How To Cook Moist & Tender Chicken Breasts Every Time Cooking Lessons from The Kitchn
Boneless, skinless chicken breasts (aka BSCBs) — is there anything more boring? They are all too often overcooked until dry and chewy, and I generally prefer more succulent boneless, skinless thighs. But for lunch and dinner favorites like chicken Caesar salad and chicken pasta, sliced juicy chicken breasts can’t be beat. They’re a great staple for quick lunches, too.
Fortunately I have one method that makes unfailingly juicy and tender boneless, skinless chicken breasts. Need some chicken for a salad, or to top some pasta? This is the method. It takes some trust, but believe me — it works flawlessly every single time.
This method takes trust; you can’t check the chicken breasts or watch them cooking. The method isn’t searing, sautéing, broiling, frying, or baking; it heats the chicken breasts quickly on the stovetop then lets them essentially poach from the inside out in their juices in a covered pan.
So you can’t peek, and you have to trust us. But I promise that if you follow this method exactly, you won’t be disappointed. I learned this cooking method from an old edition of Joy of Cooking, which gives this method its special label: Cockaigne, reserved for only their personal favorite and best recipes.
This method alone makes plain, simple chicken breasts — a blank slate to be used on top of salads, rice dishes, and tacos. But you can season the breasts any way you like; make them spicy, or flavor them with fresh herbs.
You don’t need to brine or marinate the chicken, but a quick brine does make them even juicier! Watch the video below for instructions on how to make a super-quick 15-minute brine. (If you use a brine, make sure to pat the chicken very dry before proceeding with the cooking method below.)
Since we originally published this a few years ago, I’ve been surprised at the number of people who have written or commented to say they really love it. It’s truly reliable!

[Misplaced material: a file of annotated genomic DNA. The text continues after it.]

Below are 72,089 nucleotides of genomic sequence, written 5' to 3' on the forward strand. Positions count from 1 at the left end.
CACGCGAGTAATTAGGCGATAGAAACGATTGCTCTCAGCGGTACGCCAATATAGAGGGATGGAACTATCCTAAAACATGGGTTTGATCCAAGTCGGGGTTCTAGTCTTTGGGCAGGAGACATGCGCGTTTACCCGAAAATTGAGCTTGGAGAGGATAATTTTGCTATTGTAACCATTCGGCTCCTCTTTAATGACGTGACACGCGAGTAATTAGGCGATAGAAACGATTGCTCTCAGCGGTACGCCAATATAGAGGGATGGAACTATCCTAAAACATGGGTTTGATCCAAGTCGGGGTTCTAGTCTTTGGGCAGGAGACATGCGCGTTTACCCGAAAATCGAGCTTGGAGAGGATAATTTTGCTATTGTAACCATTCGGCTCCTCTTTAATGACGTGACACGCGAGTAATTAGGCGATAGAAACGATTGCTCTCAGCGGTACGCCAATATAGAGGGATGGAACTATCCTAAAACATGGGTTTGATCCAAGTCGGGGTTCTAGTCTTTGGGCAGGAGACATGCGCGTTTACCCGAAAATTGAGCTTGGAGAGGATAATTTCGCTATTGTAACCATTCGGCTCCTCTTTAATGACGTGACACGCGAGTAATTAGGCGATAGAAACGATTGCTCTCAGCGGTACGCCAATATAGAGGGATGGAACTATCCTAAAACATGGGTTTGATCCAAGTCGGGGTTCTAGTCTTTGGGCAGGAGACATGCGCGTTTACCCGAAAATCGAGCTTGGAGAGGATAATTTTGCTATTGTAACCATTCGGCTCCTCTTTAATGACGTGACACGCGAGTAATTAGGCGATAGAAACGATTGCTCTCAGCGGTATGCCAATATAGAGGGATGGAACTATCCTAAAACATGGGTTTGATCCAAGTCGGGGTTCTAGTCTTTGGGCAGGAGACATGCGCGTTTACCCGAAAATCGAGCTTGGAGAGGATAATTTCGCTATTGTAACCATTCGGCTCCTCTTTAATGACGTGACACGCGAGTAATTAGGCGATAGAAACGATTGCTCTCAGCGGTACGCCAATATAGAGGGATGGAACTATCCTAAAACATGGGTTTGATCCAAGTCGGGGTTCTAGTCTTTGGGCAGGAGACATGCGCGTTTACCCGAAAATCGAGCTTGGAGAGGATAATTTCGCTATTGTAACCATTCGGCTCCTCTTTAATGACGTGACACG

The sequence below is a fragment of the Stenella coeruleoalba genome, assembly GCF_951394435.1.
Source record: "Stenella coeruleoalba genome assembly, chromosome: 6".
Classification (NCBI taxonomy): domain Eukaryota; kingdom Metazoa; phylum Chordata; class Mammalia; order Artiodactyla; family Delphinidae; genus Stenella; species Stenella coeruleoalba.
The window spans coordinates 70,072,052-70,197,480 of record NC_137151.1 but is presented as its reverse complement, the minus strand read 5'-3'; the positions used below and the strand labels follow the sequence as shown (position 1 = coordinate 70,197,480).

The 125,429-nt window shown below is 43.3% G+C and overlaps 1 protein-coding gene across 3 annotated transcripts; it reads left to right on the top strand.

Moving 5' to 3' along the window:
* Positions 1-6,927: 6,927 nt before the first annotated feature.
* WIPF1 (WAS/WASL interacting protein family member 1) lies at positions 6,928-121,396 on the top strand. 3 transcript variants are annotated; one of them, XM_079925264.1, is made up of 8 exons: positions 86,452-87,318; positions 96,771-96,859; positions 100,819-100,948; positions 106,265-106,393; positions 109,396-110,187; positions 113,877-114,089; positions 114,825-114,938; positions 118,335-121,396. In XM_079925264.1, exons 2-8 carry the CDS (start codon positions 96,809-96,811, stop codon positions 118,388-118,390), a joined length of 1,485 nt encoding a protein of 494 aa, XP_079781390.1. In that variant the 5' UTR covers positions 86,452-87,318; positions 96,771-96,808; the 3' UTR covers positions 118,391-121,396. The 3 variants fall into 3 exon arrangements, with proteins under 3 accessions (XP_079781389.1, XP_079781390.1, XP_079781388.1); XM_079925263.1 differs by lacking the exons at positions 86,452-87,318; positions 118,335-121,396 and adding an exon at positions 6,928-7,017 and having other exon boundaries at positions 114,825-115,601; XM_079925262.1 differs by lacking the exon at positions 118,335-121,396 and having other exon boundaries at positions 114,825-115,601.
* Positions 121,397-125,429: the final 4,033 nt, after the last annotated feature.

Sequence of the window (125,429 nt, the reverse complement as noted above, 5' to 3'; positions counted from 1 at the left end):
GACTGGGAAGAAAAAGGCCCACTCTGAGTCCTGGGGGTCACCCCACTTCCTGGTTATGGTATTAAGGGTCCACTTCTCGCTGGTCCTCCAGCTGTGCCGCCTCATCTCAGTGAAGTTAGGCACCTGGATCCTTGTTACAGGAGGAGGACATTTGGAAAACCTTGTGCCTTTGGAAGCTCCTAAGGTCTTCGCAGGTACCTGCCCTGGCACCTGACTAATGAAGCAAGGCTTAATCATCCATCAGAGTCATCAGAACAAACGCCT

There have been questions about it too — for instance, do you adjust the cooking time if the chicken breasts are extra big?
I don’t; I find that this works across a spectrum of size and weight, provided the breasts are separated into individual halves and they are flattened to even thickness during the prep.
I also originally published this very close to Joy of Cooking’s method, which calls for you to dredge the breasts in flour. I’ve found this is unnecessary, and also undesirable for those who eat gluten-free. I’ve adjusted the method below to not include flour — just salt and pepper. But you are free to tweak and adjust; there are some great suggestions in the comments for dredging in alternative flours like chickpea, and seasoning with all kinds of spices or herbs.
This is truly just a blank slate method; it makes nicely cooked and juicy chicken breast for topping salads and other dishes. I usually make about one pound of chicken breasts at a time, which gives me enough chicken for a few days of salads and lunches. But if you want to turn it into a meal on its own, get creative! No matter how you season them, you’ll have juicy, tender chicken breasts. — Faith, September 2014
1 to 4 boneless, skinless chicken breasts, of similar size Salt and freshly ground black pepper 1 tablespoon olive oil, unsalted butter, or combination of both
Heavy Mason jar or wide drinking glass Wide (10-inch) sauté pan with lid Tongs or spatula